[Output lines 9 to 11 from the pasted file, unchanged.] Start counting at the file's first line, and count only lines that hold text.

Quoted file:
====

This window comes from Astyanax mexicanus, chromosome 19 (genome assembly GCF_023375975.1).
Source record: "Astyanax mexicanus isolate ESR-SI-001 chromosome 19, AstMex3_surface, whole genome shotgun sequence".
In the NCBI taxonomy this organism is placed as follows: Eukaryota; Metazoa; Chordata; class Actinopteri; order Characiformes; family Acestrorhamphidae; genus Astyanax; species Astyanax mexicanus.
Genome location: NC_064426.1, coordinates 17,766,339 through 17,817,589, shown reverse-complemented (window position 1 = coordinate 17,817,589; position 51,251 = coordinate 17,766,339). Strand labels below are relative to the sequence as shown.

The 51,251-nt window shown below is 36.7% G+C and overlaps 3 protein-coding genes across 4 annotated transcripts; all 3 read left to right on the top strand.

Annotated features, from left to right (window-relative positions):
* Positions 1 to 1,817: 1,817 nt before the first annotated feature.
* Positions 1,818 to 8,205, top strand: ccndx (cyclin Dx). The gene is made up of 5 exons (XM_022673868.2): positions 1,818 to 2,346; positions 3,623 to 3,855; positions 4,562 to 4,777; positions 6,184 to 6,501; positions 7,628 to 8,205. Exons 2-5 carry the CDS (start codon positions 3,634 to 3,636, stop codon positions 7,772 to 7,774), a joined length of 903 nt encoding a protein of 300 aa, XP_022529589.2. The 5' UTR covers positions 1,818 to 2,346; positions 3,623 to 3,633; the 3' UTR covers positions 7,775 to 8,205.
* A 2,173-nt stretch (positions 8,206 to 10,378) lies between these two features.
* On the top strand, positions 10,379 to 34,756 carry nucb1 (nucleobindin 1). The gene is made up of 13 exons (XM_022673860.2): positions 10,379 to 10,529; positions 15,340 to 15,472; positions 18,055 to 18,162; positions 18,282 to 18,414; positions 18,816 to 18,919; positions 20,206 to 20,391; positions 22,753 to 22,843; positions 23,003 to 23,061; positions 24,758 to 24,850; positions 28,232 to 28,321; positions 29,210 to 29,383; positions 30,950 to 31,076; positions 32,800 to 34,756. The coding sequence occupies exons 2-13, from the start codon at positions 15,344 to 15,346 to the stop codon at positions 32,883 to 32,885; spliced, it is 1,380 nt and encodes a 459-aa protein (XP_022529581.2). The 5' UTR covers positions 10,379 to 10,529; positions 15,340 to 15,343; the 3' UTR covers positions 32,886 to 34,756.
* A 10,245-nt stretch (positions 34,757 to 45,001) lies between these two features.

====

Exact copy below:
* A 2,173-nt stretch (positions 8,206 to 10,378) lies between these two features.
* On the top strand, positions 10,379 to 34,756 carry nucb1 (nucleobindin 1). The gene is made up of 13 exons (XM_022673860.2): positions 10,379 to 10,529; positions 15,340 to 15,472; positions 18,055 to 18,162; positions 18,282 to 18,414; positions 18,816 to 18,919; positions 20,206 to 20,391; positions 22,753 to 22,843; positions 23,003 to 23,061; positions 24,758 to 24,850; positions 28,232 to 28,321; positions 29,210 to 29,383; positions 30,950 to 31,076; positions 32,800 to 34,756. The coding sequence occupies exons 2-13, from the start codon at positions 15,344 to 15,346 to the stop codon at positions 32,883 to 32,885; spliced, it is 1,380 nt and encodes a 459-aa protein (XP_022529581.2). The 5' UTR covers positions 10,379 to 10,529; positions 15,340 to 15,343; the 3' UTR covers positions 32,886 to 34,756.
* A 10,245-nt stretch (positions 34,757 to 45,001) lies between these two features.